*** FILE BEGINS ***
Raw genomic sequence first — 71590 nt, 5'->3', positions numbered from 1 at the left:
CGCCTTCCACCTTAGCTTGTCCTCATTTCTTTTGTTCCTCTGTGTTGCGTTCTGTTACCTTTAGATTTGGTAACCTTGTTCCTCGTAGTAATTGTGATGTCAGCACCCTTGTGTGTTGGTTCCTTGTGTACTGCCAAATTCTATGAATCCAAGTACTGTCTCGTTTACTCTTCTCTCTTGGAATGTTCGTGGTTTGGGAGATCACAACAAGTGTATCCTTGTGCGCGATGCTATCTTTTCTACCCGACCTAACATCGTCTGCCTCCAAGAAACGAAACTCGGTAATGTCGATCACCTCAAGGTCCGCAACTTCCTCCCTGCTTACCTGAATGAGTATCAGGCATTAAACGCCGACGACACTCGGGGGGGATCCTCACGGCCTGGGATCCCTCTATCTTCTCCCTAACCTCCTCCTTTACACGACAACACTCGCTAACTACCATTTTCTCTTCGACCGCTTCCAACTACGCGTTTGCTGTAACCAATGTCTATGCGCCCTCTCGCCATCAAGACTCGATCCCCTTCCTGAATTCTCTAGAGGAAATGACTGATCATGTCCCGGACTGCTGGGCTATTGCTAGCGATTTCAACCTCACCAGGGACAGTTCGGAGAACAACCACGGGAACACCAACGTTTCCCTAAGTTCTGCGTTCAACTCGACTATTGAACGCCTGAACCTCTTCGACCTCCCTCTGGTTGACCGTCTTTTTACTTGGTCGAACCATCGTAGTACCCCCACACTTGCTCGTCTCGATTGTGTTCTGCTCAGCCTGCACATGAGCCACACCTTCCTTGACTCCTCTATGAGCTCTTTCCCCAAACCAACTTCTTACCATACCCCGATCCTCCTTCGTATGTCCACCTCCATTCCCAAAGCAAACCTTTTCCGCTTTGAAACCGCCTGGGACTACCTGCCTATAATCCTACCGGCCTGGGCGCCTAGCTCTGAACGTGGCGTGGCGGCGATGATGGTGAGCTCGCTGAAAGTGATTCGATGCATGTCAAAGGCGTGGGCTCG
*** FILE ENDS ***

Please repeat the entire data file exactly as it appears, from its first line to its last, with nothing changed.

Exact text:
Raw genomic sequence first — 71590 nt, 5'->3', positions numbered from 1 at the left:
CGCCTTCCACCTTAGCTTGTCCTCATTTCTTTTGTTCCTCTGTGTTGCGTTCTGTTACCTTTAGATTTGGTAACCTTGTTCCTCGTAGTAATTGTGATGTCAGCACCCTTGTGTGTTGGTTCCTTGTGTACTGCCAAATTCTATGAATCCAAGTACTGTCTCGTTTACTCTTCTCTCTTGGAATGTTCGTGGTTTGGGAGATCACAACAAGTGTATCCTTGTGCGCGATGCTATCTTTTCTACCCGACCTAACATCGTCTGCCTCCAAGAAACGAAACTCGGTAATGTCGATCACCTCAAGGTCCGCAACTTCCTCCCTGCTTACCTGAATGAGTATCAGGCATTAAACGCCGACGACACTCGGGGGGGATCCTCACGGCCTGGGATCCCTCTATCTTCTCCCTAACCTCCTCCTTTACACGACAACACTCGCTAACTACCATTTTCTCTTCGACCGCTTCCAACTACGCGTTTGCTGTAACCAATGTCTATGCGCCCTCTCGCCATCAAGACTCGATCCCCTTCCTGAATTCTCTAGAGGAAATGACTGATCATGTCCCGGACTGCTGGGCTATTGCTAGCGATTTCAACCTCACCAGGGACAGTTCGGAGAACAACCACGGGAACACCAACGTTTCCCTAAGTTCTGCGTTCAACTCGACTATTGAACGCCTGAACCTCTTCGACCTCCCTCTGGTTGACCGTCTTTTTACTTGGTCGAACCATCGTAGTACCCCCACACTTGCTCGTCTCGATTGTGTTCTGCTCAGCCTGCACATGAGCCACACCTTCCTTGACTCCTCTATGAGCTCTTTCCCCAAACCAACTTCTTACCATACCCCGATCCTCCTTCGTATGTCCACCTCCATTCCCAAAGCAAACCTTTTCCGCTTTGAAACCGCCTGGGACTACCTGCCTATAATCCTACCGGCCTGGGCGCCTAGCTCTGAACGTGGCGTGGCGGCGATGATGGTGAGCTCGCTGAAAGTGATTCGATGCATGTCAAAGGCGTGGGCTCG